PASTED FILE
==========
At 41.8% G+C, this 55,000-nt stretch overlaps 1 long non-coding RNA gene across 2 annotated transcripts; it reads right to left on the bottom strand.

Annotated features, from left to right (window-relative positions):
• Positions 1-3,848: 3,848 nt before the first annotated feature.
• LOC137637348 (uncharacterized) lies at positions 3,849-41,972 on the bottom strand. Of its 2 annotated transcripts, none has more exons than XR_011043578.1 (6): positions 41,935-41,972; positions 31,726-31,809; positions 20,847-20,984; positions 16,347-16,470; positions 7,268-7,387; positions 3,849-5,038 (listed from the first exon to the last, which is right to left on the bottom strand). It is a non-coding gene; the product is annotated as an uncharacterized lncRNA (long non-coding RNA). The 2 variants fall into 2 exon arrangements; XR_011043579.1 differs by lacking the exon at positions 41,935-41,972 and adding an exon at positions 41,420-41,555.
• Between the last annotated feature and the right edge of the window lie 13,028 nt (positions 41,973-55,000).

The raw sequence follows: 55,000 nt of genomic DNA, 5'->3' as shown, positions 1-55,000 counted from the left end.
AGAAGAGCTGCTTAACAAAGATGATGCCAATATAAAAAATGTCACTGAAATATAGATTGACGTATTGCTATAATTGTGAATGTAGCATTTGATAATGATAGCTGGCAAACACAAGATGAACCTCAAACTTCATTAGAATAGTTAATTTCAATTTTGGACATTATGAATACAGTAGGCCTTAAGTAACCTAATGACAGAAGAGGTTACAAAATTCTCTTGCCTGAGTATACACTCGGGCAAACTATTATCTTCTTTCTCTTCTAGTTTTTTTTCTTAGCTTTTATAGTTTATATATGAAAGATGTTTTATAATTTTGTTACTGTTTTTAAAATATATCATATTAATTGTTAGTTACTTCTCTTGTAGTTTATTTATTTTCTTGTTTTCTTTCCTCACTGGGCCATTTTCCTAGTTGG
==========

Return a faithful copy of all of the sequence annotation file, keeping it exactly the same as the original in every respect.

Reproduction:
At 41.8% G+C, this 55,000-nt stretch overlaps 1 long non-coding RNA gene across 2 annotated transcripts; it reads right to left on the bottom strand.

Annotated features, from left to right (window-relative positions):
• Positions 1-3,848: 3,848 nt before the first annotated feature.
• LOC137637348 (uncharacterized) lies at positions 3,849-41,972 on the bottom strand. Of its 2 annotated transcripts, none has more exons than XR_011043578.1 (6): positions 41,935-41,972; positions 31,726-31,809; positions 20,847-20,984; positions 16,347-16,470; positions 7,268-7,387; positions 3,849-5,038 (listed from the first exon to the last, which is right to left on the bottom strand). It is a non-coding gene; the product is annotated as an uncharacterized lncRNA (long non-coding RNA). The 2 variants fall into 2 exon arrangements; XR_011043579.1 differs by lacking the exon at positions 41,935-41,972 and adding an exon at positions 41,420-41,555.
• Between the last annotated feature and the right edge of the window lie 13,028 nt (positions 41,973-55,000).

The raw sequence follows: 55,000 nt of genomic DNA, 5'->3' as shown, positions 1-55,000 counted from the left end.
AGAAGAGCTGCTTAACAAAGATGATGCCAATATAAAAAATGTCACTGAAATATAGATTGACGTATTGCTATAATTGTGAATGTAGCATTTGATAATGATAGCTGGCAAACACAAGATGAACCTCAAACTTCATTAGAATAGTTAATTTCAATTTTGGACATTATGAATACAGTAGGCCTTAAGTAACCTAATGACAGAAGAGGTTACAAAATTCTCTTGCCTGAGTATACACTCGGGCAAACTATTATCTTCTTTCTCTTCTAGTTTTTTTTCTTAGCTTTTATAGTTTATATATGAAAGATGTTTTATAATTTTGTTACTGTTTTTAAAATATATCATATTAATTGTTAGTTACTTCTCTTGTAGTTTATTTATTTTCTTGTTTTCTTTCCTCACTGGGCCATTTTCCTAGTTGG